So much graffiti art has as its base the classic looks of subway art from the late-70s; so I think your look back to those early ’60s monster images — and the way you work them into classic graffiti styles — is really cool and interesting, I know it’s kind of annoying for artists to sit there and explain their stuff, but what do you think is the connection between the two eras? Or do you think there is a connection?

Sek Fink: After I finished that wall I realized that the custom car/hotrod culture and wild style writing culture are pretty similar in that they are both American rebel cultures, and also highly creative! So I ran with Sek Fink as a caricature of graffiti culture as a whole. That’s why the character is seen with different hairstyles or as different objects because Sek Fink doesn’t represent any one person. But it is a mascot for graff culture!

The monster aspect works because there are people who see graffiti as this hideous monstrosity! A scourge that plagues urban landscapes! But those who appreciate it see great execution of the details.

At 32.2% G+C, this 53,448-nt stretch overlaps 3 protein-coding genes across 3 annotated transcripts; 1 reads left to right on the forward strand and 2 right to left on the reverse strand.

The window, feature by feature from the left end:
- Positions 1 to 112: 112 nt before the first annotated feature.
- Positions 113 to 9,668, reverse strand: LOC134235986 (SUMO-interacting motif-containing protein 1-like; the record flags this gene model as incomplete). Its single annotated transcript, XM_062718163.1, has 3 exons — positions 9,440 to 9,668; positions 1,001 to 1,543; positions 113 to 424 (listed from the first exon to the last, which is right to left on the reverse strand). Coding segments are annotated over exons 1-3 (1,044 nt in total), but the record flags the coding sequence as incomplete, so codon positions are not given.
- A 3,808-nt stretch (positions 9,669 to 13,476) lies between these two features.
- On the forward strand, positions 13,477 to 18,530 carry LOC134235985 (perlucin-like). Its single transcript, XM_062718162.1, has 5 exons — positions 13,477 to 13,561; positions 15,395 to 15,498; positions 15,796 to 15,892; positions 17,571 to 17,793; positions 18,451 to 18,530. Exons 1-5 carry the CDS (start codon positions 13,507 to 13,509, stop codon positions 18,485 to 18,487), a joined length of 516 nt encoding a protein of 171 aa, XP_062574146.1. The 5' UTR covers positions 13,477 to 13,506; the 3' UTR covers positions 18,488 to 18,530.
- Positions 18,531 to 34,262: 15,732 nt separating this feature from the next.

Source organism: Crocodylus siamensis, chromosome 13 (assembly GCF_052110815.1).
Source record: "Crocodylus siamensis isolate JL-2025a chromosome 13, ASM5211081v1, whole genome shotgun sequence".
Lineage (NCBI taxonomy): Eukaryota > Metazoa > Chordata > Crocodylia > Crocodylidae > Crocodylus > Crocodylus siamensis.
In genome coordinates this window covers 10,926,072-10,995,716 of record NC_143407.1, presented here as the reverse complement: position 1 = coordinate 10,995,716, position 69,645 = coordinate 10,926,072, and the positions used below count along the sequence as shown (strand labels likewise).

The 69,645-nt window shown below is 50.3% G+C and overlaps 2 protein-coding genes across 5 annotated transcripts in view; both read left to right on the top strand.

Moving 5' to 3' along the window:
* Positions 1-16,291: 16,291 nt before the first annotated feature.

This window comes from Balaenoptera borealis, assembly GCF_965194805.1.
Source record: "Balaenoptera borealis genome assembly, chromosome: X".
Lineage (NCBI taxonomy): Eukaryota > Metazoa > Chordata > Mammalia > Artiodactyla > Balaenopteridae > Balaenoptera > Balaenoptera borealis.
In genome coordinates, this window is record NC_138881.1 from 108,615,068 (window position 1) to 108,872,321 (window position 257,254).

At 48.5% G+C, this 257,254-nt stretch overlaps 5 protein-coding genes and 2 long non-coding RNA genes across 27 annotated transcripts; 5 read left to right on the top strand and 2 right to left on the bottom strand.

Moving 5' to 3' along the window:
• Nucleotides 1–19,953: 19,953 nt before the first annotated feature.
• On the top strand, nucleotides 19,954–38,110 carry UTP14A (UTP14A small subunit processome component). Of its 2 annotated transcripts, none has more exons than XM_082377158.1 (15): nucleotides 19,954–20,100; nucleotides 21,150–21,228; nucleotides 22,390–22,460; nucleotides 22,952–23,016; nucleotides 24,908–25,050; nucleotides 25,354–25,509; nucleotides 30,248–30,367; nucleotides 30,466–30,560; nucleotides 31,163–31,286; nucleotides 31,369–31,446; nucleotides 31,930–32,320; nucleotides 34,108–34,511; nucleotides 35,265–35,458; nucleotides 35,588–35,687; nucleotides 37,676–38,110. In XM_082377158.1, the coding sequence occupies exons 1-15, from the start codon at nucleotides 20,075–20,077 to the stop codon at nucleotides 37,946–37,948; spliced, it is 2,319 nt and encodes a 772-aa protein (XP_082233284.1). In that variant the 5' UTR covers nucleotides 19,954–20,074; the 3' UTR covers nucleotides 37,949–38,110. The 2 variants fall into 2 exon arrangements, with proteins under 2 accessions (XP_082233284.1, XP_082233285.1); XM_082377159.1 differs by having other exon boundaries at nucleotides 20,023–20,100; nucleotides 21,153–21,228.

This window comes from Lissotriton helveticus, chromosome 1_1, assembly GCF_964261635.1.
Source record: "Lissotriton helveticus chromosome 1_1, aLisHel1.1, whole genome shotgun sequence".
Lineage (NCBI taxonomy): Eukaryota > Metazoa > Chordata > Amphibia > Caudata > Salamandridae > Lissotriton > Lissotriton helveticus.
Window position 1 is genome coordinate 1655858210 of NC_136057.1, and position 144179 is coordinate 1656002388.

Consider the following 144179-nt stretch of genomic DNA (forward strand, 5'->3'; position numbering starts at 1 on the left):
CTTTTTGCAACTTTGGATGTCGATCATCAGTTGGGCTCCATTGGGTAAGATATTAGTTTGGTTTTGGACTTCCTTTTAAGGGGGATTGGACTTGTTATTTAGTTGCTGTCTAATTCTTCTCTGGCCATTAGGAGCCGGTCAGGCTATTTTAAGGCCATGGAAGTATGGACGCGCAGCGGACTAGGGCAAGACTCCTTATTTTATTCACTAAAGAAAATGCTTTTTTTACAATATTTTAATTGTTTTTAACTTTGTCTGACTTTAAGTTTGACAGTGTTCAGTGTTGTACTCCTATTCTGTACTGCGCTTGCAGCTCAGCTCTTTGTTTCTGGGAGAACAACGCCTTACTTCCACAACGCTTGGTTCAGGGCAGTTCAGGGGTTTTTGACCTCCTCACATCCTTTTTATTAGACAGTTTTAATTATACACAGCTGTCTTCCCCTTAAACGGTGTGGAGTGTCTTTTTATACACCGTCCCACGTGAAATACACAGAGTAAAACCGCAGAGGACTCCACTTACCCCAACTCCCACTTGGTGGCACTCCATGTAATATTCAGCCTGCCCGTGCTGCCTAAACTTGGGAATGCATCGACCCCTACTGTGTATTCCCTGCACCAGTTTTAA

PKM: What are some other influences on your art?

Sek Fink: I think the biggest influence on my characters has to be the graffiti from Eric B & Rakim’s “I Aint No Joke” video! Also the Graflix column in The Source magazine in the ‘90s, by Dave Chino! And certainly Mode2!!!

PKM: Can you tell me about your process?

Sek Fink: Most of the stuff I do is based on a sketch that I freestyle on the wall at the location! I usually start with the eyes and work outward. If it’s a commission I’ll sketch it on paper, get approval, then lay out a grid on the wall using a level for accuracy.

PKM: What music do you listen to while you create?